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Brussels is pressing Spain over the “serious concerns” of some citizens about a potential amnesty for Catalan separatists that would enable Spain’s acting Socialist prime minister Pedro Sánchez to stay in power.
Didier Reynders, EU justice commissioner, requested more information from Madrid about the plan in a letter sent as tensions boil over in Spain, where a possible amnesty has provoked violent street protests and fierce condemnation from conservative politicians and judges.
Sánchez’s Socialists, who fell far short of a majority in an inconclusive general election in July, are in talks over an amnesty deal for Catalans who face penalties related to a bid for independence in 2017. Such a pact would give the premier enough parliamentary votes to secure another term.
But it is triggering visceral reactions in a polarised country. Conservatives and the Socialist party’s old guard argue that any deal that erases charges or convictions linked to the illegal independence referendum six years ago would undermine the justice system and shatter the principle of equality before the law.
In a letter to Spain’s ministers of justice and parliamentary relations, Reynders, a liberal Belgian politician, wrote that “serious concerns are now being voiced as regards ongoing discussions on the possible adoption of an amnesty law”.
He acknowledged that no formal proposal had been published but said “this has become a matter of considerable importance in the public debate and the [European] Commission has been contacted on this matter, including by a large number of citizens.
“I would therefore be grateful if you could provide me with more detailed information, notably as regards the personal, material and temporal scope of this envisaged law.”
Sánchez, who in 2021 granted partial pardons to nine jailed separatist leaders, said before the election in July that a broader amnesty would be “unacceptable”.
Now he argues that an amnesty would further defuse the political conflict over Catalonia’s status, correcting the mistake of dragging it into the judicial system and aiding a return to “peaceful coexistence” between the prosperous north-eastern region and the rest of Spain. Although support for Catalan independence has fallen since 2017, separatist parties are not renouncing their desire to break away.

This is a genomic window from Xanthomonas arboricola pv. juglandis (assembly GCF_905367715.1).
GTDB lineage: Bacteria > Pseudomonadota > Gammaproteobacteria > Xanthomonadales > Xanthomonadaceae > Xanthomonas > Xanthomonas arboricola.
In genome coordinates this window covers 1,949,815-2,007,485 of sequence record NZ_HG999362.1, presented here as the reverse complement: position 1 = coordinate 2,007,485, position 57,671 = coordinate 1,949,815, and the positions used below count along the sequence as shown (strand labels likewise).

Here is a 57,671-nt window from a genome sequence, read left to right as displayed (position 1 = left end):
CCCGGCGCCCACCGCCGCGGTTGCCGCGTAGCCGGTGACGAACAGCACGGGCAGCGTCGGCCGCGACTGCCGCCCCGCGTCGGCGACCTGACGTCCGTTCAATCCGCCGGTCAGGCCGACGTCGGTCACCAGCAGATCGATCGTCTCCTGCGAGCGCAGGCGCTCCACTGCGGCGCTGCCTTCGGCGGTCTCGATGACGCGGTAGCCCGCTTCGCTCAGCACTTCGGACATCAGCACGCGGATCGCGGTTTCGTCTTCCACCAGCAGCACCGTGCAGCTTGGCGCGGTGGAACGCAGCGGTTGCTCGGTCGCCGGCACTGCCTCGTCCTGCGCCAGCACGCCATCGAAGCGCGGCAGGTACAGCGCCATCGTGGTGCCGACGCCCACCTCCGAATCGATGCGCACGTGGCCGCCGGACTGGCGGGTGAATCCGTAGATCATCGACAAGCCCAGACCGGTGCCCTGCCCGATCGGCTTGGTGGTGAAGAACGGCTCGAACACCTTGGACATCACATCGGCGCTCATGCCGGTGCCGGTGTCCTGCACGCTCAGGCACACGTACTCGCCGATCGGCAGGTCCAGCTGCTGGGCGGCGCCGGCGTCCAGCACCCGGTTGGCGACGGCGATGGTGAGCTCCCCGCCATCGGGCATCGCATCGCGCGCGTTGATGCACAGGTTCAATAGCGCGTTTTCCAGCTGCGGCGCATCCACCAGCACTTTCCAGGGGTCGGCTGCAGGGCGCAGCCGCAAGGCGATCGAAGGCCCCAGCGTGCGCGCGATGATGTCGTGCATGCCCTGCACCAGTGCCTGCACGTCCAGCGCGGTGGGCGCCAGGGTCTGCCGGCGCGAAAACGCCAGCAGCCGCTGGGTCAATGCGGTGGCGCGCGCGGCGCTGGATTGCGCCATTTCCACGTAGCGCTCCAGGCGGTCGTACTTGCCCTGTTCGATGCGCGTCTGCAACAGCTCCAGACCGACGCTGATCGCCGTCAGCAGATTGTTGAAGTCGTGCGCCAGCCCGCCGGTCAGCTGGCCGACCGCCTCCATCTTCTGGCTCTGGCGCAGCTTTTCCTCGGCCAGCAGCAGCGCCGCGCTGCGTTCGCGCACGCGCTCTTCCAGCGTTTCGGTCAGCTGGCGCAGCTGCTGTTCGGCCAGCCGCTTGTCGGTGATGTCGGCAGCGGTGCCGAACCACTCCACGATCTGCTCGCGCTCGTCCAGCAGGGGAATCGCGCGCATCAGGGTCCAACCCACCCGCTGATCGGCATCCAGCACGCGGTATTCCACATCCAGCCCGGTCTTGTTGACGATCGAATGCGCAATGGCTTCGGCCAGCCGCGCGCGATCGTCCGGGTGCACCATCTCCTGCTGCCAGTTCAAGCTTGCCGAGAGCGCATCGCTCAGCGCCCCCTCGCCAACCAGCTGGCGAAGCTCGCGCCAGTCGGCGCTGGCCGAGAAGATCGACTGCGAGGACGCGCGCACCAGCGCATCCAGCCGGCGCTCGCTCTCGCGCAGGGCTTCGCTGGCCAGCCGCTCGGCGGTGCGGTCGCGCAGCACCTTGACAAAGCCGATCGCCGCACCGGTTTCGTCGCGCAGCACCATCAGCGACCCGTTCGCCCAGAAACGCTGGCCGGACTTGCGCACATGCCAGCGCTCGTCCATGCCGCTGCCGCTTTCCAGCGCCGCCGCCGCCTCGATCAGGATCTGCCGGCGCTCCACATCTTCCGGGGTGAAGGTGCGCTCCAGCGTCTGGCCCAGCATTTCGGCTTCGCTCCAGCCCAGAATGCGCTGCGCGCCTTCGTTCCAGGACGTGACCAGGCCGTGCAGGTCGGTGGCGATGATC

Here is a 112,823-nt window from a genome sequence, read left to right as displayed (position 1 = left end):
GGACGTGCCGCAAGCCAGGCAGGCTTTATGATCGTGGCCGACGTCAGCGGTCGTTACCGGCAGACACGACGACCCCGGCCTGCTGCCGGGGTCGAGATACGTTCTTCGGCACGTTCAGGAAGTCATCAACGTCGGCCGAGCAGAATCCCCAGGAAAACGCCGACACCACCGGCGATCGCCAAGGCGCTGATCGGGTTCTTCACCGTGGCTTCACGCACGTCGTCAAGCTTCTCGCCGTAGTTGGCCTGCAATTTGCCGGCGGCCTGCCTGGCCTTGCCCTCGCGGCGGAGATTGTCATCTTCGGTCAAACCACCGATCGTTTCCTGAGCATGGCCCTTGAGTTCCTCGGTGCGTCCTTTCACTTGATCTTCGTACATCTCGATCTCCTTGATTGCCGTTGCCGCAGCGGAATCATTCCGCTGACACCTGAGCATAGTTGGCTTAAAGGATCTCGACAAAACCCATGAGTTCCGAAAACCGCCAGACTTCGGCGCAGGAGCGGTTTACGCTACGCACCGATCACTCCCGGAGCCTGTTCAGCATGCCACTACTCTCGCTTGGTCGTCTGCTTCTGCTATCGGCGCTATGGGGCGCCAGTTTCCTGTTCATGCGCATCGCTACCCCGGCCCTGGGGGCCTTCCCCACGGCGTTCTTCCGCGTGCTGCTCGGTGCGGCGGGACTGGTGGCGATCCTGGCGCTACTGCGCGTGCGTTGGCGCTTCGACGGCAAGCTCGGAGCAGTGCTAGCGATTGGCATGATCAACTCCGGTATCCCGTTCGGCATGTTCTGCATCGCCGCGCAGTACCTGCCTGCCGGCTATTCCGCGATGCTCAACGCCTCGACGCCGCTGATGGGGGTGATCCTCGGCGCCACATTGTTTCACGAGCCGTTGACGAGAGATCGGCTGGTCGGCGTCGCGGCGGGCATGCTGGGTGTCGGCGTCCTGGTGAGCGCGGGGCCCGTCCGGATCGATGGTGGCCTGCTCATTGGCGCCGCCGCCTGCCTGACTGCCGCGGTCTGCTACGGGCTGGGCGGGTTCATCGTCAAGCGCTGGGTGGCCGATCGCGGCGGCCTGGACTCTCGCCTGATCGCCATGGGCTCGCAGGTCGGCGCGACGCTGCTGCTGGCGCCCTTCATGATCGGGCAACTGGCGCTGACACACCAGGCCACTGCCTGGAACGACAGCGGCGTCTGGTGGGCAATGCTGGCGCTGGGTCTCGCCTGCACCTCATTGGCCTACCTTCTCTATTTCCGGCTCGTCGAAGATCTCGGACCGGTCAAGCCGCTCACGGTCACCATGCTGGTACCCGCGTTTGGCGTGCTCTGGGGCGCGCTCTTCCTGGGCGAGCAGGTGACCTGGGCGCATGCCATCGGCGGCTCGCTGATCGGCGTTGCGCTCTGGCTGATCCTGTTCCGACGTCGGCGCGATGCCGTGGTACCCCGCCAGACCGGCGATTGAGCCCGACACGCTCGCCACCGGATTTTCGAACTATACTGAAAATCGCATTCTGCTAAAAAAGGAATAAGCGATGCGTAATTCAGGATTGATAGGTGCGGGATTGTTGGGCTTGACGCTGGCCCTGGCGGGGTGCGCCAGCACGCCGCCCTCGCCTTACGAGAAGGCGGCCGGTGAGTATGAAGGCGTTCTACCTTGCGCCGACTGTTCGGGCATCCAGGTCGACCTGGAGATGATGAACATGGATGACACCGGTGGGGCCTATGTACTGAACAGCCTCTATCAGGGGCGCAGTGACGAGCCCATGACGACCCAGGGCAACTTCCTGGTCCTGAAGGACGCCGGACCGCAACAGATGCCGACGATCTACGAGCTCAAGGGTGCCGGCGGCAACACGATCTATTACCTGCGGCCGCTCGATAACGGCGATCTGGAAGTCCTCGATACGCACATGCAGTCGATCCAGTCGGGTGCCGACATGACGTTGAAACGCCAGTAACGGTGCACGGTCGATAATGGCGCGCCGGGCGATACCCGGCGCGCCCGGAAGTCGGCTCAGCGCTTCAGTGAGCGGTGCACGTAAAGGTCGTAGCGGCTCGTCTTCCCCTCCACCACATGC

In a response to Reynders, Félix Bolaños, Spain’s minister for parliamentary relations, wrote: “Should an amnesty bill be registered [in parliament], be assured that we will explain to you all the details of such a law, as well as the position of our government.”
Òmnium Cultural, a pro-independence campaign group, estimates that as many as 1,400 people could benefit from an amnesty, including those accused or convicted of crimes ranging from public order offences to the misuse of public funds.
For several nights the streets outside Socialist party headquarters in Madrid have been filled with angry protesters decrying an amnesty, among them supporters of the conservative People’s party (PP) and the hard-right Vox group, as well as neo-Nazis blamed for violent clashes with police.
The sixth consecutive night of protests on Wednesday was marked by a heavy police presence and less aggression than previous days, when projectiles thrown by protesters were greeted with police tear gas and rubber bullets.
Voicing his “outrage” over the violence, Sánchez said on Wednesday that protesters “attack the constitutional values and democracy they claim to defend”.
Alberto Núñez Feijóo, leader of the PP, condemned the violence but also blamed Sánchez for it. “When you are trying to grant an amnesty for violence, you cannot give lessons to those of us who condemn it,” he told him.
Sanchez’s party sealed an amnesty pact with one pro-independence party last week but he still needs the pivotal votes of Together for Catalonia, a hardline separatist group led by Carles Puigdemont. A likely beneficiary of an amnesty, Puigdemont is living in Brussels as a fugitive from Spanish justice having fled arrest after leading the breakaway attempt in 2017 as Catalonia’s regional president.
After weeks of negotiations, Puigdemont and the Socialists had come close to clinching a deal but their talks hit trouble this week when Together, known as Junts in Catalan, was unnerved by anti-amnesty moves by conservative Spanish judges.
One judge said Puigdemont was under investigation for an alleged “leadership” role that could be classified as “terrorism” in a Catalan group called Democratic Tsunami, which was involved in violent protests.
Some members of Spain’s general council of the judiciary, which governs judges, criticised the amnesty plan in a statement, expressing “intense concern and desolation at the degradation, if not abolition, of the rule of law in Spain”.
Additional reporting by Laura Dubois in Brussels